possible to accomplish both of these desired results without the use of two separate amplifying means, resulting in a larger and heavier hearing aid device than is desirable for convenient wearing'or carrying on the person. I have devised apparatus which secures the desired results without the above-mentioned objection by using a single microphone and amplifier, with such gen- I eral correction incorporated in it as may be desir-able, and supplying its output to two carphones or receivers connected in a complex cir- This amplifier is here shown as comprising electronic tubes ll, l2 and I3 in cascade arrangement, with operative circuit connections therebetween. The specific details in this regard form no part of the present invention, since conventional resistance-coupled amplifier practice is followed. The input is, of course, delivered to the grid of the tube II; and the output of the amplifier taken from the plate of the tube [3.

In'order to provide desired general corrections as to output intensity and frequency-intensity relations with a given input, the amplifier includes volume and tone control means. The volume control means is here shownas the potentiometer ll, variations in the setting of this element resulting in variations in output intensity with a given input. A circuit coupling tube H to tube l2, moreover, includes two independent.

energy. dissipating branches. One of these dissipates energy to ground through a. condenser I5 A microphone It] converts,

and a variable resistance [6; and the other through a variable resistance i1 and a choke or inductance IS. The lower the resistance of the element IS the higherthe effective capacity of the condenser l5, and thus the more high frequency waves lost. The converse is true of the other branch circuit, as the inductance l8 tends to pass low frequency waves more easily than high frequency ones.

The plate of outputtube I3 .is connected to the positive voltage supply through an inductance I9; and is coupled to the receivers 20 and 2] through a condenser 22. While a conventional earphone symbol is used in the drawings, it will be understood that the receivers would in actual practice be as light and inconspicuous as possible. I have found, for example, a light crystal receiver, mounted on and carried by an ear portion adapted to be received by and frictionally retained in the ear recesses, to be particularly satisfactory. At any rate, there is only a single output current from the amplifier, and both receivers are energized by this current.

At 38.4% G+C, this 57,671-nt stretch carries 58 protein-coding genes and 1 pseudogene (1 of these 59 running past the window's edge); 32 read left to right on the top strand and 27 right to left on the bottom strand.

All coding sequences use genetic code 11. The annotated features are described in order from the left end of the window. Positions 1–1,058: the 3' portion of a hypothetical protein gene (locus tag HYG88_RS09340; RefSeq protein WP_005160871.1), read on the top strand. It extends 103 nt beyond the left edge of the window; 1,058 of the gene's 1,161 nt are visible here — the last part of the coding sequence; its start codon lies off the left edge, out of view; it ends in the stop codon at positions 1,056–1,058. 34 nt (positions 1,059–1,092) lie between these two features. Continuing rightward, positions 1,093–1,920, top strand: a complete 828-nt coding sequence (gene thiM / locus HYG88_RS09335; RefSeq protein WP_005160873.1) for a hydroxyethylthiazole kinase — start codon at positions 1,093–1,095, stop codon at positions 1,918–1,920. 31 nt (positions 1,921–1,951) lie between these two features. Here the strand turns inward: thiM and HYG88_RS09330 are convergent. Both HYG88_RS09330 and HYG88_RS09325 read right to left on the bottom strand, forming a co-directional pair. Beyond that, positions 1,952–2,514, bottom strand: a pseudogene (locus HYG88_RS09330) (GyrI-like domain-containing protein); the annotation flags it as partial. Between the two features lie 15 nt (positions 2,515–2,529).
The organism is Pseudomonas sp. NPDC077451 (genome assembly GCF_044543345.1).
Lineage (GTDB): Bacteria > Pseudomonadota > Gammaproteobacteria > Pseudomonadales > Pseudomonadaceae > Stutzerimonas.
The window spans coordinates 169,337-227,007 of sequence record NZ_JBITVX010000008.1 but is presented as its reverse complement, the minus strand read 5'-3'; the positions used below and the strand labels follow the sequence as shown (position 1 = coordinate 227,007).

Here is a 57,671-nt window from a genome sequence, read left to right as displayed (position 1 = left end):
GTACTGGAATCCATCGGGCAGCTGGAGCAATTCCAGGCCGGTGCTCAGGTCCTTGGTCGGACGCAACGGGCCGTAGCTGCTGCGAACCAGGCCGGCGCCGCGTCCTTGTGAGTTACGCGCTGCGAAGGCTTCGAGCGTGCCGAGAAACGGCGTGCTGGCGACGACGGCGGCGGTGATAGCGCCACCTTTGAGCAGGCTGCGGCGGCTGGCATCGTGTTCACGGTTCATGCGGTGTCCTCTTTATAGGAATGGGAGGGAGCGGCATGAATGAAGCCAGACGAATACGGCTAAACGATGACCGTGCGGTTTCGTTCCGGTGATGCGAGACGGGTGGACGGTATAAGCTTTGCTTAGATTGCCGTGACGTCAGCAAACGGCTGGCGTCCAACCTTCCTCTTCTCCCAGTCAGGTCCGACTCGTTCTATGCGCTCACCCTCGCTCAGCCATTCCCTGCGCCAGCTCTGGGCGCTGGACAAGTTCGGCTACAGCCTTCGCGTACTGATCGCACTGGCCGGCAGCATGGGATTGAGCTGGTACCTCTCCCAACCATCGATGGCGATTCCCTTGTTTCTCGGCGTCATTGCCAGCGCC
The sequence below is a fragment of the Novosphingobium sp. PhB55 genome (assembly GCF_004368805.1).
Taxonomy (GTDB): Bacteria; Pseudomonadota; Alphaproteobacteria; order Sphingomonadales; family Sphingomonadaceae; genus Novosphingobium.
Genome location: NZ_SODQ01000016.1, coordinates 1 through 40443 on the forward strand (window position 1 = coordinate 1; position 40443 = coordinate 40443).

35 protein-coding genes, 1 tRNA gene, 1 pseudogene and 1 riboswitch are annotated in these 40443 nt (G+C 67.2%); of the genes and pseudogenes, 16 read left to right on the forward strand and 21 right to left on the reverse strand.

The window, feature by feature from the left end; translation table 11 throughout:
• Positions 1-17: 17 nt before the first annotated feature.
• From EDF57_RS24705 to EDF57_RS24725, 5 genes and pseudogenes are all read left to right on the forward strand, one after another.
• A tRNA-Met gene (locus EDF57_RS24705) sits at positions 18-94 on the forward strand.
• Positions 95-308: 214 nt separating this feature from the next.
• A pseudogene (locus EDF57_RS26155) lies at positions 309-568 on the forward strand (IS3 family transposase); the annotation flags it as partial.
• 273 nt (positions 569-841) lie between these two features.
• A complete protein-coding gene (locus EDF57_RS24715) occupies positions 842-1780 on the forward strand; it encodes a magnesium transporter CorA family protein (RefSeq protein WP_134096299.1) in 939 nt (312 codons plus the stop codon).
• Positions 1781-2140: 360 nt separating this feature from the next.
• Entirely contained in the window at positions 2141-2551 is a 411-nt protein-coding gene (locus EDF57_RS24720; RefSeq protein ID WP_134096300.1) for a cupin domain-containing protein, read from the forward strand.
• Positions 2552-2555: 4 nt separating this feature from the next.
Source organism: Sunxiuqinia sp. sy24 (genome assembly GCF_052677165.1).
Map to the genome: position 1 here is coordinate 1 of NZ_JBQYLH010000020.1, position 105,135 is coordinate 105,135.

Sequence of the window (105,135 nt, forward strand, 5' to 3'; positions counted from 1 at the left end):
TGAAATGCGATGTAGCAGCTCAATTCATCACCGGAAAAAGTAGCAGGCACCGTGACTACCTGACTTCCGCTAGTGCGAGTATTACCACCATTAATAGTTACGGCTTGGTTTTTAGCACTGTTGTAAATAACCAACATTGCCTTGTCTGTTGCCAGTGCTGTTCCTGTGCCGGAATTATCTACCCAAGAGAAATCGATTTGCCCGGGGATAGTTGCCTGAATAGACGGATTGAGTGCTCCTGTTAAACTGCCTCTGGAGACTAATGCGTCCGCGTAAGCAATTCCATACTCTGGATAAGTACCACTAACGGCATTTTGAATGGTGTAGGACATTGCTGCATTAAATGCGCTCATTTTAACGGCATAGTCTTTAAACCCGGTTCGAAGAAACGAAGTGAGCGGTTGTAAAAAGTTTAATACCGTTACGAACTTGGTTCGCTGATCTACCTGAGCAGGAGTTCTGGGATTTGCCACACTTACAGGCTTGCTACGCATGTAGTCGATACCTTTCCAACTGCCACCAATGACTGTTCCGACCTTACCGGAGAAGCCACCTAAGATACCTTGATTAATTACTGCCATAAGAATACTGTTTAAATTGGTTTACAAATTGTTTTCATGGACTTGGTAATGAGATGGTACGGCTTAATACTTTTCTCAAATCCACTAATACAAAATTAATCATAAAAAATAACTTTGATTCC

In the form of my invention illustrated in Figure 1 receiver 2| is in series with a parallel circuit having as one branch thereof the receiver 20 and as the other branch thereof an impedance element here shown as a resistance 23. This complex circuit results in a diflerent current fiow through receiver 2| than through receiver 20, and thus a difference in sound generated by the two receivers. This is illustrated in Figure 4. Assuming the general amplifier arrangement to be such as'to make its output curve substantially fiat, with only slightly more intensity in the high frequencies, receiver 2|, in the particular example tested, has afrequency-intensity curve identified as 24. The provision of a resistance in parallel with the receiver 20, however, not only changes its average intensity level, but also changes the slope of the curve. The use of a fifty thousand ohm resistance as the element 23 resulted, in the case of a given pair of receivers, in the receiver 20 having the frequency-intensity characteristic curve identified as 25. Changing this resistance to twenty-five thousand ohms resulted in the curve identified as 26. It will be readily seen that if one ear of the deaf person were particularly sensitive to low frequencies, with a chance of pain if these frequencies were of too high intensity, full advantage of the hearing response of the other car could be attained while protecting the sensitive ear from the low frequencies.